A bipartisan group of House members revealed an immigration bill to prop up the dwindling agricultural labor base by regularizing the status of foreign-born workers.
The bill, presented by Reps. Mario Diaz-Balart (R-Fla.), Zoe Lofgren (D-Calif.), Dan Newhouse (R-Wash.), Collin Peterson (D-Minn.), Jimmy Panetta (D-Calif.), Mike Simpson (R-Idaho), and Doug LaMalfa (R-Calif.) has the support of 24 Democrats and 20 Republicans.
“The success of our farmers, growers and producers is essential not only for our economy but for our national security,” said Diaz-Balart, the lead Republican on the bill. “For far too long, we’ve suffered from a broken H2A visa system, making it difficult for farmers to hire the workforce necessary to provide to the American people.”
The bill would allow foreign agricultural workers who’ve worked in the sector for at least 180 days over the past two years to request five-year visas for themselves, their spouses and their minor children.
In order to renew their visas after five years, workers would have to prove they’ve worked at least 100 days in agriculture per year.
The bill would also allow a path to legal permanent status – which itself grants a path to citizenship – for previously-undocumented agricultural workers who pay a $1,000 fine.
Workers with more than 10 years of agricultural service at the time of enactment would need to work another four years in agriculture to obtain legal permanent status, and workers with less than 10 years experience would need to accumulate a further eight years to qualify.
To that end, the bipartisan agreement would create 40,000 green cards per year for agricultural workers.
The bill also simplifies the existing H-2A program for visiting guest workers ineligible for the new program.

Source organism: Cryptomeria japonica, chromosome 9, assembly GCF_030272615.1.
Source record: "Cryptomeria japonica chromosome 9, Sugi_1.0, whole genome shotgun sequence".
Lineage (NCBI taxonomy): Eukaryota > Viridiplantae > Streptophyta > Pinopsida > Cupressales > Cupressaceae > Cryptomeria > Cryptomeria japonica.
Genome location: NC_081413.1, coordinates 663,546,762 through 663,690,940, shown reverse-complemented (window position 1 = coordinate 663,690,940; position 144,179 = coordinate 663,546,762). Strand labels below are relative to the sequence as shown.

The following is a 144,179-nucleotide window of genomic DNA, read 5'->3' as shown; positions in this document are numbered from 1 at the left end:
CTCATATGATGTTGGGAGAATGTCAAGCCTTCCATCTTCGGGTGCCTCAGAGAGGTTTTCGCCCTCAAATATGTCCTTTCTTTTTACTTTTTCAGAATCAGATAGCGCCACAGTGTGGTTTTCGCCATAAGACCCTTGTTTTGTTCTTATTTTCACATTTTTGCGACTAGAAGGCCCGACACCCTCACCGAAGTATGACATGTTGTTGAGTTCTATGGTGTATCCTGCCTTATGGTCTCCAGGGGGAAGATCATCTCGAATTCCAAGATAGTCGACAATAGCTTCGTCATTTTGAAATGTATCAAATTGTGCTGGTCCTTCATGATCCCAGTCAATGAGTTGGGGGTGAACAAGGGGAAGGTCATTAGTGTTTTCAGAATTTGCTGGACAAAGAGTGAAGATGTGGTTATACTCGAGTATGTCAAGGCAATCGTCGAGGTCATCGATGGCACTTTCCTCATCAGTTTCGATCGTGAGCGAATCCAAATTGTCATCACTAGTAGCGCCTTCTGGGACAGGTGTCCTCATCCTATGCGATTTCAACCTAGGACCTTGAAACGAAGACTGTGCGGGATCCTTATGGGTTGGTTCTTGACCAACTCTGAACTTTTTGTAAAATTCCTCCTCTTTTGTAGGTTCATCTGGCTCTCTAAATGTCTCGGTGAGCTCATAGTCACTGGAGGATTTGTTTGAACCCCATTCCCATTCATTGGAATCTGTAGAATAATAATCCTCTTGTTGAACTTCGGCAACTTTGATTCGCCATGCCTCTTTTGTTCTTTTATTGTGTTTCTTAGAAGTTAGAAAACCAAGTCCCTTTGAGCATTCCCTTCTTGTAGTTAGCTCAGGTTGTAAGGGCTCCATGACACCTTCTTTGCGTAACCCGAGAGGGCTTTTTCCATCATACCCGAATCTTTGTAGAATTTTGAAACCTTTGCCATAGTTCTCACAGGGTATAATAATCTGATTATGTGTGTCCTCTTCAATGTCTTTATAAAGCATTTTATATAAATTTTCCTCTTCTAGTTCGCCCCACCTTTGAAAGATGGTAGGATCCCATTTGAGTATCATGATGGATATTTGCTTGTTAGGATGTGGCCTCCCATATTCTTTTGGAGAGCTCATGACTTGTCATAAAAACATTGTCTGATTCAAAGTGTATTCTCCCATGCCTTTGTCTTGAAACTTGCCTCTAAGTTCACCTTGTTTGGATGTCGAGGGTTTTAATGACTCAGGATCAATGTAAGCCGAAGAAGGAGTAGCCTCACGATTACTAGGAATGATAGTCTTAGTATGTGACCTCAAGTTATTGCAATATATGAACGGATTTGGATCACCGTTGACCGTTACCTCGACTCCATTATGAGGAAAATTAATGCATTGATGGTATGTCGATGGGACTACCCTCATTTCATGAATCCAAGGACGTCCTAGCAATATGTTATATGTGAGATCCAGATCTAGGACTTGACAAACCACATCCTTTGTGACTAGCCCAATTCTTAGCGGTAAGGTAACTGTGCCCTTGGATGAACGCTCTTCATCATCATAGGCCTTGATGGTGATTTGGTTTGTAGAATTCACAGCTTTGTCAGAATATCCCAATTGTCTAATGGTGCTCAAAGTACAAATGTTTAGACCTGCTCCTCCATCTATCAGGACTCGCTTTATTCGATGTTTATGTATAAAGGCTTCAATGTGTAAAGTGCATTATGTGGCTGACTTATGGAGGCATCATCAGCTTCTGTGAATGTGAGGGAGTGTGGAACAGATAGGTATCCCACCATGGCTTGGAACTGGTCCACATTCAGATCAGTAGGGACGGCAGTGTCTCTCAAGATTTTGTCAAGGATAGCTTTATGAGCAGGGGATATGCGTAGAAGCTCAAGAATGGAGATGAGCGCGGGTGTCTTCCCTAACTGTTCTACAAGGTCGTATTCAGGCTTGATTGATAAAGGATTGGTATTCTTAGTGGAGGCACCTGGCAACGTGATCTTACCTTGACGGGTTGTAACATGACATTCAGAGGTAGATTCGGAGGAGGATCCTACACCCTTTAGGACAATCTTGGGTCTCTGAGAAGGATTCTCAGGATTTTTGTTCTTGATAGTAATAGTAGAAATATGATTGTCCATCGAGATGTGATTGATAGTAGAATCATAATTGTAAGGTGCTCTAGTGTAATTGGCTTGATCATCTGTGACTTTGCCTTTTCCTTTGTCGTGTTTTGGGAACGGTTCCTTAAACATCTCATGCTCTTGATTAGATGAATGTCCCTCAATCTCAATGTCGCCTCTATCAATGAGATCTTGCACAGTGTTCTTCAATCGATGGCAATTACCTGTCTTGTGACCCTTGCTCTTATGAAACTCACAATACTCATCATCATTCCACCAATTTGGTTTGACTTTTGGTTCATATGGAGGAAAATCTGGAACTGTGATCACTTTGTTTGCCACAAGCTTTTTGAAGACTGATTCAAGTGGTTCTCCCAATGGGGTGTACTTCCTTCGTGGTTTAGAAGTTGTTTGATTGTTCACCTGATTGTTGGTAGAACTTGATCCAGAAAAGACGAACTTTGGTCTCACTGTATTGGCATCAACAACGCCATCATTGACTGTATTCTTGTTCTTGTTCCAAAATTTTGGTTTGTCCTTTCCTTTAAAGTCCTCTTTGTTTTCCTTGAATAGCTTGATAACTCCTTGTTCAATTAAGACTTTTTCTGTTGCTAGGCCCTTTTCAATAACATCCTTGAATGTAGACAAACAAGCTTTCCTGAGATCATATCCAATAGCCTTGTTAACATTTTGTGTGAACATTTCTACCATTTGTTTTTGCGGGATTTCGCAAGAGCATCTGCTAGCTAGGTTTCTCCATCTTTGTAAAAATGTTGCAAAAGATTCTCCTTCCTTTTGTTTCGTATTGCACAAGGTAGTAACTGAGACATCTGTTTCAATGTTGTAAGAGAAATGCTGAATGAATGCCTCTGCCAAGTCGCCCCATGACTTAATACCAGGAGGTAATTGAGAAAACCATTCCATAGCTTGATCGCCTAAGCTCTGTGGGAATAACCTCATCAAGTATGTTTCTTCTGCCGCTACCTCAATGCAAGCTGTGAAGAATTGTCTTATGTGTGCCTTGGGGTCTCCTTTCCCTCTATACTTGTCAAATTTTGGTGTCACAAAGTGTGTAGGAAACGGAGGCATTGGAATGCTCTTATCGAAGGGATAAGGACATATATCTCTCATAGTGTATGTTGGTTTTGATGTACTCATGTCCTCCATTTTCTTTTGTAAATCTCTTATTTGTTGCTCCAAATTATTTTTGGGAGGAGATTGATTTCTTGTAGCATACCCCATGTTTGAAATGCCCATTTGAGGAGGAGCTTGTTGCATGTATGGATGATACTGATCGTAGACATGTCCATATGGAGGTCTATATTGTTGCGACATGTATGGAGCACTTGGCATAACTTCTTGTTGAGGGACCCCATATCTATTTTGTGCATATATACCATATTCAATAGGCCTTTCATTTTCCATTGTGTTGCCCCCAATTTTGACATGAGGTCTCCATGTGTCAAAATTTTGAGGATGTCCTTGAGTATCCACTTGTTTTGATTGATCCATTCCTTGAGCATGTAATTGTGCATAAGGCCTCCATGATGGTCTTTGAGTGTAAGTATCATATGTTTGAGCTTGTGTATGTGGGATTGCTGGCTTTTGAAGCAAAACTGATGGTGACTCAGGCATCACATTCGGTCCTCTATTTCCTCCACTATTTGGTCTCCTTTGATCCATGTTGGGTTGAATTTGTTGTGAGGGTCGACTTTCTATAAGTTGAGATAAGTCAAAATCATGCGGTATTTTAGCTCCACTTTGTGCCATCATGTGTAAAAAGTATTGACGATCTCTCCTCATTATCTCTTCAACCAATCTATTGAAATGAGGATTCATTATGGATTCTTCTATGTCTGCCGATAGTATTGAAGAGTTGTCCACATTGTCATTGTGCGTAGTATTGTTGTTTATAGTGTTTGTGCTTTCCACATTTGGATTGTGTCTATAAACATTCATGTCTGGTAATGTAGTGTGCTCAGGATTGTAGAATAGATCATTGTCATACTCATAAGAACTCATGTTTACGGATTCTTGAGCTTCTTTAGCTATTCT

On the enforcement end, the bill would make the E-Verify program universal and compulsory for all agricultural work nationwide.
Some lawmakers have pushed E-Verify as the No. 1 solution to reduce undocumented labor in the United States; however, the program, which essentially checks work applications against a database to establish a worker’s legal status, has drawn criticism from both the left and the right for privacy issues, effectiveness and putting the onus of legal immigration status fully on workers rather than employers.
Under the new bill, E-Verify would only be mandatory for agricultural work and would be implemented in phases, with due process protections for incorrectly flagged workers.
The bipartisan agreement was hashed out over months of talks after farmers reached out to lawmakers on both sides demanding more access to labor.
Rep. Luis Correa (D-Calif.) told The Hill that poultry producers reached out to him after an Immigration and Customs Enforcement (ICE) raid in Mississippi in August led to the arrest of more than 600 undocumented workers in seven plants.
Correa said poultry producers and others in the agricultural industry were unable to fill the jobs, leading them to cut production in some cases.
“And that was the impetus. So, the lesson here is it took a crisis,” Correa said. “California farmers are also in desperate need – a lot of these farmers need these workers, and that’s what really motivated this bill to move ahead.”
The bill has yet to obtain backing from Democratic leadership, but it’s likely to receive widespread approval from Democrats.
Majority Leader Rep. Steny Hoyer (D-Md.) told The Hill that Lofgren has discussed the bill with him, but he hasn’t reviewed its content yet.
Republicans on the bill include Western and Midwestern members from heavily agricultural districts whose constituencies depend on foreign labor.
“I am very encouraged with the negotiation and the product that has been brought forward that includes E-Verify with the guest worker program and I think that it needs to happen,” said Rep. Cathy McMorris Rodgers (R-Wash.), a co-sponsor of the bill. “It’s long overdue.”
The bill parts with the paradigm of tying immigration benefits to funding increased border and interior enforcement, relying instead on E-Verify.
“Go back and look at all the conversations since ’03,” he told The Hill. “There have been bills just like this and they never go anywhere.”